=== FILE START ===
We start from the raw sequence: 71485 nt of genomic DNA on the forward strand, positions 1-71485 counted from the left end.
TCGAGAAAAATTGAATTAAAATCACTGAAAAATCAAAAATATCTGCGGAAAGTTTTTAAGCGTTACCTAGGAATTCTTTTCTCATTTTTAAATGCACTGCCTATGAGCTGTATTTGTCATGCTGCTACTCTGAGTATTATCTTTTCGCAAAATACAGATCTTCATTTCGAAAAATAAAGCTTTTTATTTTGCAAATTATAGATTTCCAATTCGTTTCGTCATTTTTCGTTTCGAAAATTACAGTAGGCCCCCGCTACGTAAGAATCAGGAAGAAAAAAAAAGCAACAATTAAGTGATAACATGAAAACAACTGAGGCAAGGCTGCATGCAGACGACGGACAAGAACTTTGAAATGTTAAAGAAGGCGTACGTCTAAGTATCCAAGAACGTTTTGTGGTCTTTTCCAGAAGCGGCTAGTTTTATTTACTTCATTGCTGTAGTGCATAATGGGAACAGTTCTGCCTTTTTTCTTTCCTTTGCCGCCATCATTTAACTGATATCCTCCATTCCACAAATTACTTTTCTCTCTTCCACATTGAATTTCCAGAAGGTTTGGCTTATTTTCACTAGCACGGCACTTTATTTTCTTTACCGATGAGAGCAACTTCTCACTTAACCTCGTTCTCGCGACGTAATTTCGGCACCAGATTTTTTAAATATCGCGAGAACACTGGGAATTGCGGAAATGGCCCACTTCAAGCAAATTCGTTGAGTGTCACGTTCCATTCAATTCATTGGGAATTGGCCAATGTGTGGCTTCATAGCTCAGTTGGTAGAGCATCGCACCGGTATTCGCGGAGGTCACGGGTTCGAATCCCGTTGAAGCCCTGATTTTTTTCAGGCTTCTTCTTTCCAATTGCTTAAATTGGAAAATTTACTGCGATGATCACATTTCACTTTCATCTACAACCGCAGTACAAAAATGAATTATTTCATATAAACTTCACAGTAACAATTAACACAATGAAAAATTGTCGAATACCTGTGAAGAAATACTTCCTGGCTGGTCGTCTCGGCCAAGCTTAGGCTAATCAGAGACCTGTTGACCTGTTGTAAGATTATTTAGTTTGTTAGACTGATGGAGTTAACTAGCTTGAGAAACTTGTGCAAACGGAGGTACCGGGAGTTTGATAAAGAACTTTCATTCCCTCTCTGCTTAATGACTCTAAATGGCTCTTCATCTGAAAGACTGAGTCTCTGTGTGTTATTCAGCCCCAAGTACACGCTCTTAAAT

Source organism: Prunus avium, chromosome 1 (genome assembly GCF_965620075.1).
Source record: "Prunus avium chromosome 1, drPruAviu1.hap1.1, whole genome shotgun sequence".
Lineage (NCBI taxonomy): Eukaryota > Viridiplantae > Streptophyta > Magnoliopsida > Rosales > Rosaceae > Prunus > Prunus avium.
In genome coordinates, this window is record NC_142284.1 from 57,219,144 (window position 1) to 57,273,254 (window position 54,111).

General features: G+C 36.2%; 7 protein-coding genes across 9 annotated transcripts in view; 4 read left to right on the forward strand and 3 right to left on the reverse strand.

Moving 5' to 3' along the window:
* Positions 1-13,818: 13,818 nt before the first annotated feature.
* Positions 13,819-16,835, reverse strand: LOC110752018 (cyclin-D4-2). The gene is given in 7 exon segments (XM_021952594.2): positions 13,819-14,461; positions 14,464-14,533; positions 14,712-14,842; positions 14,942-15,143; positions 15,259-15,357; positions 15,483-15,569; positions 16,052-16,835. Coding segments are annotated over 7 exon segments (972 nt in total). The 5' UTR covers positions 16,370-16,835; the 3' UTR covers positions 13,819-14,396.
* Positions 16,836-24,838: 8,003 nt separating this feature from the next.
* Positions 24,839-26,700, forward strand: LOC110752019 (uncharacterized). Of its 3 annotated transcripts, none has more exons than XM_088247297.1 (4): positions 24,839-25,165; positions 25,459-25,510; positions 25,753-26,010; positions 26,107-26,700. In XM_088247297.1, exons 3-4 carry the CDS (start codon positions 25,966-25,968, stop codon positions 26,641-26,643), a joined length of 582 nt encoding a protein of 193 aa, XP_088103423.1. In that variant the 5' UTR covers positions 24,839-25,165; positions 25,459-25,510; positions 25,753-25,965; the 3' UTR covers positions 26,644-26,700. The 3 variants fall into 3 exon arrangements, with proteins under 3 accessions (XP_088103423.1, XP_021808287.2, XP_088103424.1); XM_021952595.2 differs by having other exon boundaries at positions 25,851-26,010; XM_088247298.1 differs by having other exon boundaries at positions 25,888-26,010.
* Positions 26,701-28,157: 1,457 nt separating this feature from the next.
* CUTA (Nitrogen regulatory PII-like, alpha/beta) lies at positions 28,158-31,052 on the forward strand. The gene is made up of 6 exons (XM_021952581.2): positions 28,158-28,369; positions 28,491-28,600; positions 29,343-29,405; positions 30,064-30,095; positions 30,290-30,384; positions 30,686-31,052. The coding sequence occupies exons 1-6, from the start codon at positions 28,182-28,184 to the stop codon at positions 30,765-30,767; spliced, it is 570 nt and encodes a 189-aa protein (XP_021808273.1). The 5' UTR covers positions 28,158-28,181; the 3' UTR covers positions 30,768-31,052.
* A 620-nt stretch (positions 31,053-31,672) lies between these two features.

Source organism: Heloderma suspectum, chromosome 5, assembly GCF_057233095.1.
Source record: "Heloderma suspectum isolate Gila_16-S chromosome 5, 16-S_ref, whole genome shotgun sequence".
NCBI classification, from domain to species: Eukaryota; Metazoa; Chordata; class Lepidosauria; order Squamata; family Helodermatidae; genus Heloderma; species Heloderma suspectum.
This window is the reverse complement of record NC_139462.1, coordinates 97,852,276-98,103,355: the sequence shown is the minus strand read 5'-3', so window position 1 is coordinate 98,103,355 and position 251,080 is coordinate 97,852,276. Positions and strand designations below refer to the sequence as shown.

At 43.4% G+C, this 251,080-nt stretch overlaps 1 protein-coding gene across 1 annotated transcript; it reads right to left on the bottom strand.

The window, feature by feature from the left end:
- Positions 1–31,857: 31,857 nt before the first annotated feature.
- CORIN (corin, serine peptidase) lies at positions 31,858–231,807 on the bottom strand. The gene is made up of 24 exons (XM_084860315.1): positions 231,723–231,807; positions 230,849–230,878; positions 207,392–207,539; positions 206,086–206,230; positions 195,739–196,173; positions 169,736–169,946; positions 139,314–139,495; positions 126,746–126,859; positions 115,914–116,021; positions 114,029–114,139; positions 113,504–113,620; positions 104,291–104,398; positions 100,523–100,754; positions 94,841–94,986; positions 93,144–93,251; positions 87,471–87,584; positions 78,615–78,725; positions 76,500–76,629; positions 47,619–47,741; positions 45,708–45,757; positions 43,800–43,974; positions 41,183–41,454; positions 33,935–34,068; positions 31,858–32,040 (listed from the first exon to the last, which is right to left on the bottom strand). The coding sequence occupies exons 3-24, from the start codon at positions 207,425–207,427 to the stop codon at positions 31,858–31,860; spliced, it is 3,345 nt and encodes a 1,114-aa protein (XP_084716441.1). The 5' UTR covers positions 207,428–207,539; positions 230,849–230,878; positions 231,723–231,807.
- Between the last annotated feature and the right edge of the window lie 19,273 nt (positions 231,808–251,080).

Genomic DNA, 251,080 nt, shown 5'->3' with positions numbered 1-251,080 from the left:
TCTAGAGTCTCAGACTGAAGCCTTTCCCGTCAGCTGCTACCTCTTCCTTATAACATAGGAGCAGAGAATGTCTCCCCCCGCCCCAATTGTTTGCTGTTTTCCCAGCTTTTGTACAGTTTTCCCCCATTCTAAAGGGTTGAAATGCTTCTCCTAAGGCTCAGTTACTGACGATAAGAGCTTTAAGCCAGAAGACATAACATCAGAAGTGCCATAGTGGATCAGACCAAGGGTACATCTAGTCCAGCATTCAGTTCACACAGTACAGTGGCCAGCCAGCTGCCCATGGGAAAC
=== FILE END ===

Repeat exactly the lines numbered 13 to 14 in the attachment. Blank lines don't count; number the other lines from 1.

* Positions 26,701-28,157: 1,457 nt separating this feature from the next.
* CUTA (Nitrogen regulatory PII-like, alpha/beta) lies at positions 28,158-31,052 on the forward strand. The gene is made up of 6 exons (XM_021952581.2): positions 28,158-28,369; positions 28,491-28,600; positions 29,343-29,405; positions 30,064-30,095; positions 30,290-30,384; positions 30,686-31,052. The coding sequence occupies exons 1-6, from the start codon at positions 28,182-28,184 to the stop codon at positions 30,765-30,767; spliced, it is 570 nt and encodes a 189-aa protein (XP_021808273.1). The 5' UTR covers positions 28,158-28,181; the 3' UTR covers positions 30,768-31,052.